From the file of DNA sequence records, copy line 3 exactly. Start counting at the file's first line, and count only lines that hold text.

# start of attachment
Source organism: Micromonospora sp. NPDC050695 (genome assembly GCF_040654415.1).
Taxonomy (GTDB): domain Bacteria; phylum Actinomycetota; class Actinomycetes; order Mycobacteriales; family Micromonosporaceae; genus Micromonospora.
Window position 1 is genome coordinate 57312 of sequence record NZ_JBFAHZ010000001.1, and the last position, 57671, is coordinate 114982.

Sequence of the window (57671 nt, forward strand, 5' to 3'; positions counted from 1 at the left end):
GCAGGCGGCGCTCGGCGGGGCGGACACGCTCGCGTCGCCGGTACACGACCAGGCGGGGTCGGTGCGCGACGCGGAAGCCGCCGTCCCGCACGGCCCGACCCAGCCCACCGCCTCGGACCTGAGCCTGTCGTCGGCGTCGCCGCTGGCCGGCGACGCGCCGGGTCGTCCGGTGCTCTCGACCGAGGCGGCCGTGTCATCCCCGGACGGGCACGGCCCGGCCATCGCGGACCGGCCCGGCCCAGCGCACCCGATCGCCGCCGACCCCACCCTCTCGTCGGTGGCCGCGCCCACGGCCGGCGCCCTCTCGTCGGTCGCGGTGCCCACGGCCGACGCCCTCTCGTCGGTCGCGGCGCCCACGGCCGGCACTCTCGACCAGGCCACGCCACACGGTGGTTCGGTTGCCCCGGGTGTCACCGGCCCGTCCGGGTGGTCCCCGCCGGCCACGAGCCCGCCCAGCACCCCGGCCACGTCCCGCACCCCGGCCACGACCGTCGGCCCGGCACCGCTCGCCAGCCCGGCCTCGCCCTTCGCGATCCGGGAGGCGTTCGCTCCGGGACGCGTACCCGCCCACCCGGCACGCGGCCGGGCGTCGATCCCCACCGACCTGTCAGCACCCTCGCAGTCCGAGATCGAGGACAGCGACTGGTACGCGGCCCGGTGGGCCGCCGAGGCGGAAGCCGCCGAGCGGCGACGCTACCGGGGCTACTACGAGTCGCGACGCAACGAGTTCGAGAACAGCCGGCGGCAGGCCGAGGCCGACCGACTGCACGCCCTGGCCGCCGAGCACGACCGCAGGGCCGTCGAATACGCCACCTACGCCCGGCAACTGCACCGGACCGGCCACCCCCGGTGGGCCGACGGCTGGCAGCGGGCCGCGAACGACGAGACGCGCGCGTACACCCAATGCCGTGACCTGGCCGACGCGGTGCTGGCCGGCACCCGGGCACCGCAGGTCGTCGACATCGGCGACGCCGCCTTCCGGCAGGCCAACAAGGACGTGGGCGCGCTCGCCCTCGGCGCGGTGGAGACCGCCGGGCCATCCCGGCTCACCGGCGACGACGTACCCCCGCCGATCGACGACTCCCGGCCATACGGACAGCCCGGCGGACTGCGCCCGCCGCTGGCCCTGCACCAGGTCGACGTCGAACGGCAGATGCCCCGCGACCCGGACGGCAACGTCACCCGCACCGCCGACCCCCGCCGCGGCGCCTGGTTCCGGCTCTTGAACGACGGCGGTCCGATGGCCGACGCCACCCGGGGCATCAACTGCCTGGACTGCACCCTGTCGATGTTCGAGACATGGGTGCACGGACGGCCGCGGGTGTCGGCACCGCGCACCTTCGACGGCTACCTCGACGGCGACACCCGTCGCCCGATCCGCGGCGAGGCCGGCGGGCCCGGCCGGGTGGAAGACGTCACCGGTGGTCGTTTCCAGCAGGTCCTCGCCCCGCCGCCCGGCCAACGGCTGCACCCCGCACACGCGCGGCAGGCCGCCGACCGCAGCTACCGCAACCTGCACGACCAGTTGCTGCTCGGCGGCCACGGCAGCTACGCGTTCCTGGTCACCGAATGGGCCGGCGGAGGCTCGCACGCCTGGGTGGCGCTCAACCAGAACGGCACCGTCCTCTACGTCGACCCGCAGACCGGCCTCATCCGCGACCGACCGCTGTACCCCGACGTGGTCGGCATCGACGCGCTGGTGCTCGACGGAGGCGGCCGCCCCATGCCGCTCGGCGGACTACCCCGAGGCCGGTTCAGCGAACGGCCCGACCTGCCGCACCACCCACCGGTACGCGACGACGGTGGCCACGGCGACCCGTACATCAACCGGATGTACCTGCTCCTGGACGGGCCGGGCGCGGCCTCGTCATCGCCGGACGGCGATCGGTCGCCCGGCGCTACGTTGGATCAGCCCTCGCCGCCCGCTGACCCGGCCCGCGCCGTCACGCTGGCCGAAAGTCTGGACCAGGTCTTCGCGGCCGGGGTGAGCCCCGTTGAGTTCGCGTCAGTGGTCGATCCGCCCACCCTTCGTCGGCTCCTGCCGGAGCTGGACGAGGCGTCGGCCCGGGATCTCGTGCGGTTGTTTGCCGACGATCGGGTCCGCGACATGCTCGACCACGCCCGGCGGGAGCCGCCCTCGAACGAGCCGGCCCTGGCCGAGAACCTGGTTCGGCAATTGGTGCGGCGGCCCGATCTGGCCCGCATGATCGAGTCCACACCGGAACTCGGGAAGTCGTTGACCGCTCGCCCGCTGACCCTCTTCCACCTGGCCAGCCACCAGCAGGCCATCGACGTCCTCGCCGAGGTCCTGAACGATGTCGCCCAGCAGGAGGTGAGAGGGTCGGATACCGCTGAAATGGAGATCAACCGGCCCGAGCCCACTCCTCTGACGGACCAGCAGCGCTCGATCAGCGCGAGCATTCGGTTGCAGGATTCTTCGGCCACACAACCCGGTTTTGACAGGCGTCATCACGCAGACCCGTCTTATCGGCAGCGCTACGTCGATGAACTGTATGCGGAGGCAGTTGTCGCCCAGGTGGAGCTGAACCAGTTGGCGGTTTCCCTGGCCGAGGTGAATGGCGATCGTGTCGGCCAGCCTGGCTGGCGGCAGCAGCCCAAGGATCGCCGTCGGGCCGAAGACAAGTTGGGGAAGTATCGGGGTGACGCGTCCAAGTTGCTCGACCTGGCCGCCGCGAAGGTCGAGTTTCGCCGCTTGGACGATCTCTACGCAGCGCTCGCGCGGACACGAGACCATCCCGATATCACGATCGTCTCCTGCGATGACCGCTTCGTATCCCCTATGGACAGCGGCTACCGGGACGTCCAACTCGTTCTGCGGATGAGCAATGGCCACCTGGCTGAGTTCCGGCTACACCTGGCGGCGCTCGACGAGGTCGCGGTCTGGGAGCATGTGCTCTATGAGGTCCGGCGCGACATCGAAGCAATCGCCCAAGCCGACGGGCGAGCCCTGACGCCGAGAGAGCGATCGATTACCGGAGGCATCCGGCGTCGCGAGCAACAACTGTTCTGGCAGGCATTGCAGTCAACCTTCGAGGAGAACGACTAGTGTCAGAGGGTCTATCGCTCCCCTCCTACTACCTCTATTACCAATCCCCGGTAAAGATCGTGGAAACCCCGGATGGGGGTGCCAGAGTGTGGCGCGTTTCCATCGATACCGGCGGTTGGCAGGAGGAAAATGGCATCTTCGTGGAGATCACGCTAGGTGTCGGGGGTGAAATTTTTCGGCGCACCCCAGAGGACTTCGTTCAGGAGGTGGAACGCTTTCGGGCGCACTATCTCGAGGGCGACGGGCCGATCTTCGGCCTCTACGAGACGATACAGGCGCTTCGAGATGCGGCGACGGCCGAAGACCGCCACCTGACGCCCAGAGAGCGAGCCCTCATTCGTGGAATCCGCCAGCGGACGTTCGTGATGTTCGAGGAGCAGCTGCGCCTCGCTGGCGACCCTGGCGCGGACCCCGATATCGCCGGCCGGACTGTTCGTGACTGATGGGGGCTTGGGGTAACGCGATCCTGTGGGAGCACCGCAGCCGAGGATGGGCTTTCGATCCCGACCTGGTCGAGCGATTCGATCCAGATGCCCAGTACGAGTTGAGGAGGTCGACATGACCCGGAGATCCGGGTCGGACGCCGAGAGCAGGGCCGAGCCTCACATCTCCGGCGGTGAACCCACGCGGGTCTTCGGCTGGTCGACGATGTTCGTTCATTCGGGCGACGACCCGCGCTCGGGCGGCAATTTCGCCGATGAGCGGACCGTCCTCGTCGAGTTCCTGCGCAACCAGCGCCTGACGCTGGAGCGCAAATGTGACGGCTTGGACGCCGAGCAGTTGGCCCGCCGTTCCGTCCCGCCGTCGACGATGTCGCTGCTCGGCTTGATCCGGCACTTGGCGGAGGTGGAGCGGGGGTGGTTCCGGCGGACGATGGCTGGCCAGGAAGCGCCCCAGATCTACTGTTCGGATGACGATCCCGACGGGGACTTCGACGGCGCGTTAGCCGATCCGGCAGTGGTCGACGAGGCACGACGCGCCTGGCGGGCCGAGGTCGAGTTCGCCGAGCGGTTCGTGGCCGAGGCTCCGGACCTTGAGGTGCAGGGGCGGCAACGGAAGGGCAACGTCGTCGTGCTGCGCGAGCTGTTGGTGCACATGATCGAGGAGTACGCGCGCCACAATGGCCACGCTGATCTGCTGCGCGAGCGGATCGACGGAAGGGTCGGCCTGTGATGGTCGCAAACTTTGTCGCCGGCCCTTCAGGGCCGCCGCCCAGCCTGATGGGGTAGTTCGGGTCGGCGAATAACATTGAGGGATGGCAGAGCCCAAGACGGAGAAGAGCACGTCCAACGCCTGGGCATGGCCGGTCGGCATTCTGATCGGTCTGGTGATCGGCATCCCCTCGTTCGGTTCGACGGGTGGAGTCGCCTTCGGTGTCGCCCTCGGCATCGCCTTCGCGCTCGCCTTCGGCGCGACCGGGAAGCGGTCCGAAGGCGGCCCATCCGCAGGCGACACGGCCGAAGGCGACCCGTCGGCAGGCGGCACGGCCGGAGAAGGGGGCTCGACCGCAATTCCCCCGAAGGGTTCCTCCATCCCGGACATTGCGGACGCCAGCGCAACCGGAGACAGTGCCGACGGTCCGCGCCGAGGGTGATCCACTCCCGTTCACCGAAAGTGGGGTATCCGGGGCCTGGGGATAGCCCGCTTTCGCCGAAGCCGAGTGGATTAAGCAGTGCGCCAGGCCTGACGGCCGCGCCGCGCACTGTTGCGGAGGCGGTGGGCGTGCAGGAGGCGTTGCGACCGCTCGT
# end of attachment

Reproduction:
Window position 1 is genome coordinate 57312 of sequence record NZ_JBFAHZ010000001.1, and the last position, 57671, is coordinate 114982.